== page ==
It is the keynote panel discussion from Uptime Institute Symposium 2011, were George Goodman (Climate Savers Computing Initiative), Jon Haas (The Green Grid), KC Mares (Silicon Valley Leadership Group), Bruce Myatt (Critical Facilities Round Table), and Pitt Turner (Uptime Institute) join Andy Lawrence (The 451 Group) to discuss how much the industry has improved its sustainability performance in the past three years and where it should go next.
And as usual the discussion is focussing on the supply side (data center providers), technology and energy measurements.
According to the common view, Green IT comes down to implementing technical measures. The idea is that, given more efficient power usage of servers, storage and network components, virtualization, better power and cooling management in data centers, the problems can be solved. But is this really true? The rea-son IT is not green at this moment is at least as much due to perverse incentives. Green IT is about power and money, about raising barriers to trade, segmenting markets and differentiating products. Many of the problems can be explained better and convincingly using the language of economics: supply chains, asymmetric information, moral hazard, switching and transaction costs and innovation. Green IT is not a technical problem, but an economical problem to be solved. That is the reason that Greening IT is difficult.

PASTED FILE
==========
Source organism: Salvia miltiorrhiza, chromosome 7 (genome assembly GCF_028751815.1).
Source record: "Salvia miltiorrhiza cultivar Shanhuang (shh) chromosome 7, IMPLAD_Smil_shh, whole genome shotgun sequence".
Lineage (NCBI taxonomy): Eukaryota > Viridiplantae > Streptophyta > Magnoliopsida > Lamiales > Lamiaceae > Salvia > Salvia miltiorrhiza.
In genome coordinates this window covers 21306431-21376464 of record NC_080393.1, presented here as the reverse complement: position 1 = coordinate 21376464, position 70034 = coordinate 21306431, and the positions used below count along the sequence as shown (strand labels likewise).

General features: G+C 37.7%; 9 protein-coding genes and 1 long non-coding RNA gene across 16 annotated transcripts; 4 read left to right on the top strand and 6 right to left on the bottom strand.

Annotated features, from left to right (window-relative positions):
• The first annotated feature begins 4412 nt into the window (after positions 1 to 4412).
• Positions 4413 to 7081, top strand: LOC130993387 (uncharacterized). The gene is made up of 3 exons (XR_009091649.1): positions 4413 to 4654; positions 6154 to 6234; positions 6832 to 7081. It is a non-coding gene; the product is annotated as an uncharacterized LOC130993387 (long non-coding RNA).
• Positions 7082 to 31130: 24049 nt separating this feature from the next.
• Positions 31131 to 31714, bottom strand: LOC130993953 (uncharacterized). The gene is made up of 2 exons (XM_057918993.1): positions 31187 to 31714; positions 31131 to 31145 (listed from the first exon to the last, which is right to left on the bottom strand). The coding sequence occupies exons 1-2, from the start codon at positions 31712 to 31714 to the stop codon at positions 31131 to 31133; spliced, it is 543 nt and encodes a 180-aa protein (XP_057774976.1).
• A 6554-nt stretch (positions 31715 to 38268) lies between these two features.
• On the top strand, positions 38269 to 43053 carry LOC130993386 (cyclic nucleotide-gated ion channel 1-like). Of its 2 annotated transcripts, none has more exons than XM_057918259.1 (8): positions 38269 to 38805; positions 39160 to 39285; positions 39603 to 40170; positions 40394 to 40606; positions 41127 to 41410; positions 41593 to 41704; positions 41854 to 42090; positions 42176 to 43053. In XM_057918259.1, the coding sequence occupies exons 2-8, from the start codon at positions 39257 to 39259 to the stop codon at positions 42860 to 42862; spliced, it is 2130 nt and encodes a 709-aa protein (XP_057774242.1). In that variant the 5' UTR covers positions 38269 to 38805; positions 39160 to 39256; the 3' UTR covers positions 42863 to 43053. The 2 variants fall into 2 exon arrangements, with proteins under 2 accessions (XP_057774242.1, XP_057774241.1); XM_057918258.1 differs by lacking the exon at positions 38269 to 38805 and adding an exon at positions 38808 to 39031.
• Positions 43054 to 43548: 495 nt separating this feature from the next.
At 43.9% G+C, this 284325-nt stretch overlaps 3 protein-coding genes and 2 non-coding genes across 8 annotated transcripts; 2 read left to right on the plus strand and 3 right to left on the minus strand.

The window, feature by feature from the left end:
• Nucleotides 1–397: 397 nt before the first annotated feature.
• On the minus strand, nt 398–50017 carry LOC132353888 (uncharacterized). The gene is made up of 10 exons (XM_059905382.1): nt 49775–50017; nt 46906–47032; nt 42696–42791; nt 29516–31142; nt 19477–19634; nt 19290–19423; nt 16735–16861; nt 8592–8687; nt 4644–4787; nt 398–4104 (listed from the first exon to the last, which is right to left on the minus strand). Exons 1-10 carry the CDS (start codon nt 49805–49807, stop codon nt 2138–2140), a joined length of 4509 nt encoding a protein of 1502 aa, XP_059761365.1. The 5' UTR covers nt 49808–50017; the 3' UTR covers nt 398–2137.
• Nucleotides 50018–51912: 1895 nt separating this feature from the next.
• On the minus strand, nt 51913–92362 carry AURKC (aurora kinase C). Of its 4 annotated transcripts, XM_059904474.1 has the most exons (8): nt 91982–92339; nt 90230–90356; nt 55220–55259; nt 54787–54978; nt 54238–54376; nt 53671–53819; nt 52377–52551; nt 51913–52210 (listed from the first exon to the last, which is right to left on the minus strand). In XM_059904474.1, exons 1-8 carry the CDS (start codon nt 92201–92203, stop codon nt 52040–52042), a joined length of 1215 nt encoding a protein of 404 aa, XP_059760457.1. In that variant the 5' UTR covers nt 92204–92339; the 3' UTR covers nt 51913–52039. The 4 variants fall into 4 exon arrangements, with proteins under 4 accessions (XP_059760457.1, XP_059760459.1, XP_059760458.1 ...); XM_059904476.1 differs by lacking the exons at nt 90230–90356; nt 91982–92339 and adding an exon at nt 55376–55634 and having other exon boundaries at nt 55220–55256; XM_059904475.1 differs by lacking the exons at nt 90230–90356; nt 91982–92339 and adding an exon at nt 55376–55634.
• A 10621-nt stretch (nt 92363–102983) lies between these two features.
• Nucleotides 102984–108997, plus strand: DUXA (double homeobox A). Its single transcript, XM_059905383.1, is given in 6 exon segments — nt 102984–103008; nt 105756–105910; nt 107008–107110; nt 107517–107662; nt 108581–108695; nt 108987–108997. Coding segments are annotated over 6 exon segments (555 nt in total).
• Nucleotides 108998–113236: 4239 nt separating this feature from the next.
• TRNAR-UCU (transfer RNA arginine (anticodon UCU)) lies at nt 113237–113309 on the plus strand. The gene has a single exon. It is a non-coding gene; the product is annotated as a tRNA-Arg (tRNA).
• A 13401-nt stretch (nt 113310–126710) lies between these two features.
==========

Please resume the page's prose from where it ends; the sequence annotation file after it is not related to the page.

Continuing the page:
Download the book Greening IT at http://greening.it to get a better grip and understanding on these subjects.